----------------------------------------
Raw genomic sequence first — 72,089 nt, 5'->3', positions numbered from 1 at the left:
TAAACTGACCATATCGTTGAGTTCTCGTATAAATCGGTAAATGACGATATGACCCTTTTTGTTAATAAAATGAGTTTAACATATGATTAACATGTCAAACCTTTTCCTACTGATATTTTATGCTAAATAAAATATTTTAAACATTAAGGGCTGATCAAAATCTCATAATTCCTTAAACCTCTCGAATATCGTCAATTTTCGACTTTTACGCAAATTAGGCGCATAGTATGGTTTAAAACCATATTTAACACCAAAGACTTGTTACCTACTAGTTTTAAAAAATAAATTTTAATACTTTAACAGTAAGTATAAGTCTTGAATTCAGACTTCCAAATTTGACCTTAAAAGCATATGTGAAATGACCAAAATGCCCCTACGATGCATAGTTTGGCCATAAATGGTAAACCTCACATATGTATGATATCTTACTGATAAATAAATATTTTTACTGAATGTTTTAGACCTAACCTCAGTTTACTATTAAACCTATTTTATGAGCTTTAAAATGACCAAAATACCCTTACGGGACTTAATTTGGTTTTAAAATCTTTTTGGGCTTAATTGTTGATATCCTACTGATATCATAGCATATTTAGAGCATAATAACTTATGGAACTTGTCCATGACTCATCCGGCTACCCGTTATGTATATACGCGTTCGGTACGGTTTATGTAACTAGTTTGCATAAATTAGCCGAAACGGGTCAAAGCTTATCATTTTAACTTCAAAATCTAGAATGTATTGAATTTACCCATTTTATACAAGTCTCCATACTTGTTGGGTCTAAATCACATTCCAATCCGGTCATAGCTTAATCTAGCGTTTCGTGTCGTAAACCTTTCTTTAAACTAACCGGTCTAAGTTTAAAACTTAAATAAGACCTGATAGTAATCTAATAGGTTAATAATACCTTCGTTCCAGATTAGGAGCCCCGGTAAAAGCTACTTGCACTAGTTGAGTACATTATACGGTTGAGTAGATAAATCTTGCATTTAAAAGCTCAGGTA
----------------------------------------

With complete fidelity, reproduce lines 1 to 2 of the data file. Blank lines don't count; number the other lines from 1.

Raw genomic sequence first — 72,089 nt, 5'->3', positions numbered from 1 at the left:
TAAACTGACCATATCGTTGAGTTCTCGTATAAATCGGTAAATGACGATATGACCCTTTTTGTTAATAAAATGAGTTTAACATATGATTAACATGTCAAACCTTTTCCTACTGATATTTTATGCTAAATAAAATATTTTAAACATTAAGGGCTGATCAAAATCTCATAATTCCTTAAACCTCTCGAATATCGTCAATTTTCGACTTTTACGCAAATTAGGCGCATAGTATGGTTTAAAACCATATTTAACACCAAAGACTTGTTACCTACTAGTTTTAAAAAATAAATTTTAATACTTTAACAGTAAGTATAAGTCTTGAATTCAGACTTCCAAATTTGACCTTAAAAGCATATGTGAAATGACCAAAATGCCCCTACGATGCATAGTTTGGCCATAAATGGTAAACCTCACATATGTATGATATCTTACTGATAAATAAATATTTTTACTGAATGTTTTAGACCTAACCTCAGTTTACTATTAAACCTATTTTATGAGCTTTAAAATGACCAAAATACCCTTACGGGACTTAATTTGGTTTTAAAATCTTTTTGGGCTTAATTGTTGATATCCTACTGATATCATAGCATATTTAGAGCATAATAACTTATGGAACTTGTCCATGACTCATCCGGCTACCCGTTATGTATATACGCGTTCGGTACGGTTTATGTAACTAGTTTGCATAAATTAGCCGAAACGGGTCAAAGCTTATCATTTTAACTTCAAAATCTAGAATGTATTGAATTTACCCATTTTATACAAGTCTCCATACTTGTTGGGTCTAAATCACATTCCAATCCGGTCATAGCTTAATCTAGCGTTTCGTGTCGTAAACCTTTCTTTAAACTAACCGGTCTAAGTTTAAAACTTAAATAAGACCTGATAGTAATCTAATAGGTTAATAATACCTTCGTTCCAGATTAGGAGCCCCGGTAAAAGCTACTTGCACTAGTTGAGTACATTATACGGTTGAGTAGATAAATCTTGCATTTAAAAGCTCAGGTA